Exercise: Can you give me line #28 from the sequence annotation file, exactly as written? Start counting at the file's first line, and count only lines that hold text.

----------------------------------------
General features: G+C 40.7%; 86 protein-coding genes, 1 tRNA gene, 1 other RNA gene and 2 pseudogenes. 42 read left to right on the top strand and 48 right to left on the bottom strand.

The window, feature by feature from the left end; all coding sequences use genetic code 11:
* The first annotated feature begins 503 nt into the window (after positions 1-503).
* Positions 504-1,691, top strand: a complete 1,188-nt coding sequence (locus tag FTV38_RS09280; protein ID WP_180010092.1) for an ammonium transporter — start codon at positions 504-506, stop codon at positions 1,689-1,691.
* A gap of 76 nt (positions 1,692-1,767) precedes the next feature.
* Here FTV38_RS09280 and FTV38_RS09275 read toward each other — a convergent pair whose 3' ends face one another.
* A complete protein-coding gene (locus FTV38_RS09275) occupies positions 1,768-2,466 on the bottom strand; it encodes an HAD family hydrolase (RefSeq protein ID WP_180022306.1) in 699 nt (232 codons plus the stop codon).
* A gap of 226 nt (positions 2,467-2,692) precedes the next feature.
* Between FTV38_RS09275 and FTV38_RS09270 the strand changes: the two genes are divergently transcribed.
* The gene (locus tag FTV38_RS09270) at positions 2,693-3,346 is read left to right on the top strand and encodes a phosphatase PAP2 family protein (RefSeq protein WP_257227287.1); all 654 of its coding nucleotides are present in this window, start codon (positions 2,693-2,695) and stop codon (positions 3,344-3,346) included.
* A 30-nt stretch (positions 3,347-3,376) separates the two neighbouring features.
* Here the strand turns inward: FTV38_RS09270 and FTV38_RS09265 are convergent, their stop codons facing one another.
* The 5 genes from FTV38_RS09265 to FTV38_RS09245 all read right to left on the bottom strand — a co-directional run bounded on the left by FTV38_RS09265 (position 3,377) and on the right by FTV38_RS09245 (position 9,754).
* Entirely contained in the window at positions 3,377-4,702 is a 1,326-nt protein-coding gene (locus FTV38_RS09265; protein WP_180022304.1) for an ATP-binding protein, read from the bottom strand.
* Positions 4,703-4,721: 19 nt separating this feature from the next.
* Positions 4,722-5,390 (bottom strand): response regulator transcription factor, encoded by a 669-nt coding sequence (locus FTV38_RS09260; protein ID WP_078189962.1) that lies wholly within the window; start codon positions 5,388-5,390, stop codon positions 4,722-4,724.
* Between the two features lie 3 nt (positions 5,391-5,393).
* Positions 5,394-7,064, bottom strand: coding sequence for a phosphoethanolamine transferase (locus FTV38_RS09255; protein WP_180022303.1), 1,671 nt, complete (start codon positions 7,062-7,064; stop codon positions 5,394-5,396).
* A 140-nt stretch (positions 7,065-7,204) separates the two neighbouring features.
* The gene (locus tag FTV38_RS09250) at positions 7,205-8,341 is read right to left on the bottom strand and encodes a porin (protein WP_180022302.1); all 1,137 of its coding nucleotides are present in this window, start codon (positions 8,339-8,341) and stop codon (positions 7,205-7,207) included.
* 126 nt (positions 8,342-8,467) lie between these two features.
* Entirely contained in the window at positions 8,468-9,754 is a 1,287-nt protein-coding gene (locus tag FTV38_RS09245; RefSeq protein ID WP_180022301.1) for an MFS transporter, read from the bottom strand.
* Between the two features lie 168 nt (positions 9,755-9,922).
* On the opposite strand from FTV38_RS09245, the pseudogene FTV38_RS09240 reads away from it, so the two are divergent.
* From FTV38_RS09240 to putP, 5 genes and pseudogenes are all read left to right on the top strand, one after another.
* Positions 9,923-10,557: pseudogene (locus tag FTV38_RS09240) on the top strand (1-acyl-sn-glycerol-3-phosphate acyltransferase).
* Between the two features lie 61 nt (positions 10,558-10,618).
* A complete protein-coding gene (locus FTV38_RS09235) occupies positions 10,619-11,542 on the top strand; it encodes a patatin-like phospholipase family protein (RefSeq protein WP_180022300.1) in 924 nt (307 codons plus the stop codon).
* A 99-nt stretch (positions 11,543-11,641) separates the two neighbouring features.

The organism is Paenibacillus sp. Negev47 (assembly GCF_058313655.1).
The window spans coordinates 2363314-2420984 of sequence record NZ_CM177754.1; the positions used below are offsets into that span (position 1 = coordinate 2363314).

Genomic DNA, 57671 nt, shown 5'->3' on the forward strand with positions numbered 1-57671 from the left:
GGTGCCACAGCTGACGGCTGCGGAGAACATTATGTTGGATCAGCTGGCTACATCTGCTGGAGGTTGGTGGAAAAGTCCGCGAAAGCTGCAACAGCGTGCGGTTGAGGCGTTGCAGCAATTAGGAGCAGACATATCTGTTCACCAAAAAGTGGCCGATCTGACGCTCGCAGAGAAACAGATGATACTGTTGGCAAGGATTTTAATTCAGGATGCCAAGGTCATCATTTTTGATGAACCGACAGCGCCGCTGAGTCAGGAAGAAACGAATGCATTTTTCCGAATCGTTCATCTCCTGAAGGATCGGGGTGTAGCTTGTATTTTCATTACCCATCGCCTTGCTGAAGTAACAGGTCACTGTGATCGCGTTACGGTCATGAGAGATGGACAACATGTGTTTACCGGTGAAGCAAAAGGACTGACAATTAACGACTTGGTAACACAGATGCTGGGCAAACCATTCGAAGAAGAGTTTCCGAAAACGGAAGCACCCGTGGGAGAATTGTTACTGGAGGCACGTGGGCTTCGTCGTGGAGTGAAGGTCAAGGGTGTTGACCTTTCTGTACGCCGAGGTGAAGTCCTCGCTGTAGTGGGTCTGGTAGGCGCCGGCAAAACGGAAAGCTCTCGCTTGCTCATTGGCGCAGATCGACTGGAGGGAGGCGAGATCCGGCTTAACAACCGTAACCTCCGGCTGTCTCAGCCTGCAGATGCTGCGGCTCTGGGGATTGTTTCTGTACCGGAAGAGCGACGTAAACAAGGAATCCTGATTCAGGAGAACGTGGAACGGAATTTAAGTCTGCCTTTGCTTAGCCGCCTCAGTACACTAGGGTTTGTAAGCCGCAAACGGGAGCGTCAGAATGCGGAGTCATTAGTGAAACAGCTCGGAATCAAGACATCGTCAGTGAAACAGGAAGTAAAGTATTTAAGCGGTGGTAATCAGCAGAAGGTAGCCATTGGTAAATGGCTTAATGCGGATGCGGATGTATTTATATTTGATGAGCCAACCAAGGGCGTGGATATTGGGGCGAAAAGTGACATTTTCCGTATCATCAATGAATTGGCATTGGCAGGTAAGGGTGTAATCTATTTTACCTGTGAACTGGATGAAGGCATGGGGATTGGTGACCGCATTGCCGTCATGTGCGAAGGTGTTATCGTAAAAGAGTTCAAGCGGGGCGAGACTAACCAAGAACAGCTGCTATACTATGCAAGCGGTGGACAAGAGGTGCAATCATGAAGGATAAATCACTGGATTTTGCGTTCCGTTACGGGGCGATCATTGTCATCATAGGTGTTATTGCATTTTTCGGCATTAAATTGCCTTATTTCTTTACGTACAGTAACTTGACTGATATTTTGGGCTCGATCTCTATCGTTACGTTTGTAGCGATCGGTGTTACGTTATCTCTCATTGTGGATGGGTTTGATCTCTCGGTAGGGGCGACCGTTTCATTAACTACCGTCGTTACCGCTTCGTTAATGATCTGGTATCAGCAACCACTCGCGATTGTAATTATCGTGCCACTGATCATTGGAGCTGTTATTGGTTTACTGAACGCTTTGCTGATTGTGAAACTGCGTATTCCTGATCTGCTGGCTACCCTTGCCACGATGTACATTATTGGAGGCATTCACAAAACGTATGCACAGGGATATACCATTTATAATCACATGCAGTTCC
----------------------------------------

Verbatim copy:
* A complete protein-coding gene (locus FTV38_RS09235) occupies positions 10,619-11,542 on the top strand; it encodes a patatin-like phospholipase family protein (RefSeq protein WP_180022300.1) in 924 nt (307 codons plus the stop codon).